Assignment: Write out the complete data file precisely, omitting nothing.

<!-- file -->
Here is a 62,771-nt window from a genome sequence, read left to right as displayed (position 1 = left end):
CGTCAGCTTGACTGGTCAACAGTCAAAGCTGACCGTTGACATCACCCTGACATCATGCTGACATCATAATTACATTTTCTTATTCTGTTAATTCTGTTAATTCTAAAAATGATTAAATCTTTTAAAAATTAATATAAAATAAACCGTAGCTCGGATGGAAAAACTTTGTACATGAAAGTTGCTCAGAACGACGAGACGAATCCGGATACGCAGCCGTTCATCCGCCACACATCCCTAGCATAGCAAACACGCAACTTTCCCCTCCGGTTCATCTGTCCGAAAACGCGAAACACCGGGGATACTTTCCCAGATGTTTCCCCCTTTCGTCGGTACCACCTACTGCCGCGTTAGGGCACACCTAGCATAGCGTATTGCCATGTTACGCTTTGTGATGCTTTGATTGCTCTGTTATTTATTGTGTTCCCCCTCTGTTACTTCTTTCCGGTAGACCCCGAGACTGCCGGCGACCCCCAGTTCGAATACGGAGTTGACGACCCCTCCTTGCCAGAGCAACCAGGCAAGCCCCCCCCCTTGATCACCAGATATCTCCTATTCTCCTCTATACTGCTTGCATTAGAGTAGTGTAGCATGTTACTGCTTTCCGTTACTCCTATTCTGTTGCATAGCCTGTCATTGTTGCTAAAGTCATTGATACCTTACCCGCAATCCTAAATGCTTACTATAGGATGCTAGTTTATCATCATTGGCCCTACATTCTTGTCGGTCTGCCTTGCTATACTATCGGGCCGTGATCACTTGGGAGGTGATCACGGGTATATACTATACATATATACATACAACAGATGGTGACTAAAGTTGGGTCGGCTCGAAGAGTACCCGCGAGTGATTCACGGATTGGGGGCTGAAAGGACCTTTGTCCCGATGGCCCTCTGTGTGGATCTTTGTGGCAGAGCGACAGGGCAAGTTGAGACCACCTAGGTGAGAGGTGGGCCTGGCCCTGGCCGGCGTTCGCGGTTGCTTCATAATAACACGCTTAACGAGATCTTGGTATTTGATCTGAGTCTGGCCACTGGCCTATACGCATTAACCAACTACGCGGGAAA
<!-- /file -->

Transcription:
Here is a 62,771-nt window from a genome sequence, read left to right as displayed (position 1 = left end):
CGTCAGCTTGACTGGTCAACAGTCAAAGCTGACCGTTGACATCACCCTGACATCATGCTGACATCATAATTACATTTTCTTATTCTGTTAATTCTGTTAATTCTAAAAATGATTAAATCTTTTAAAAATTAATATAAAATAAACCGTAGCTCGGATGGAAAAACTTTGTACATGAAAGTTGCTCAGAACGACGAGACGAATCCGGATACGCAGCCGTTCATCCGCCACACATCCCTAGCATAGCAAACACGCAACTTTCCCCTCCGGTTCATCTGTCCGAAAACGCGAAACACCGGGGATACTTTCCCAGATGTTTCCCCCTTTCGTCGGTACCACCTACTGCCGCGTTAGGGCACACCTAGCATAGCGTATTGCCATGTTACGCTTTGTGATGCTTTGATTGCTCTGTTATTTATTGTGTTCCCCCTCTGTTACTTCTTTCCGGTAGACCCCGAGACTGCCGGCGACCCCCAGTTCGAATACGGAGTTGACGACCCCTCCTTGCCAGAGCAACCAGGCAAGCCCCCCCCCTTGATCACCAGATATCTCCTATTCTCCTCTATACTGCTTGCATTAGAGTAGTGTAGCATGTTACTGCTTTCCGTTACTCCTATTCTGTTGCATAGCCTGTCATTGTTGCTAAAGTCATTGATACCTTACCCGCAATCCTAAATGCTTACTATAGGATGCTAGTTTATCATCATTGGCCCTACATTCTTGTCGGTCTGCCTTGCTATACTATCGGGCCGTGATCACTTGGGAGGTGATCACGGGTATATACTATACATATATACATACAACAGATGGTGACTAAAGTTGGGTCGGCTCGAAGAGTACCCGCGAGTGATTCACGGATTGGGGGCTGAAAGGACCTTTGTCCCGATGGCCCTCTGTGTGGATCTTTGTGGCAGAGCGACAGGGCAAGTTGAGACCACCTAGGTGAGAGGTGGGCCTGGCCCTGGCCGGCGTTCGCGGTTGCTTCATAATAACACGCTTAACGAGATCTTGGTATTTGATCTGAGTCTGGCCACTGGCCTATACGCATTAACCAACTACGCGGGAAA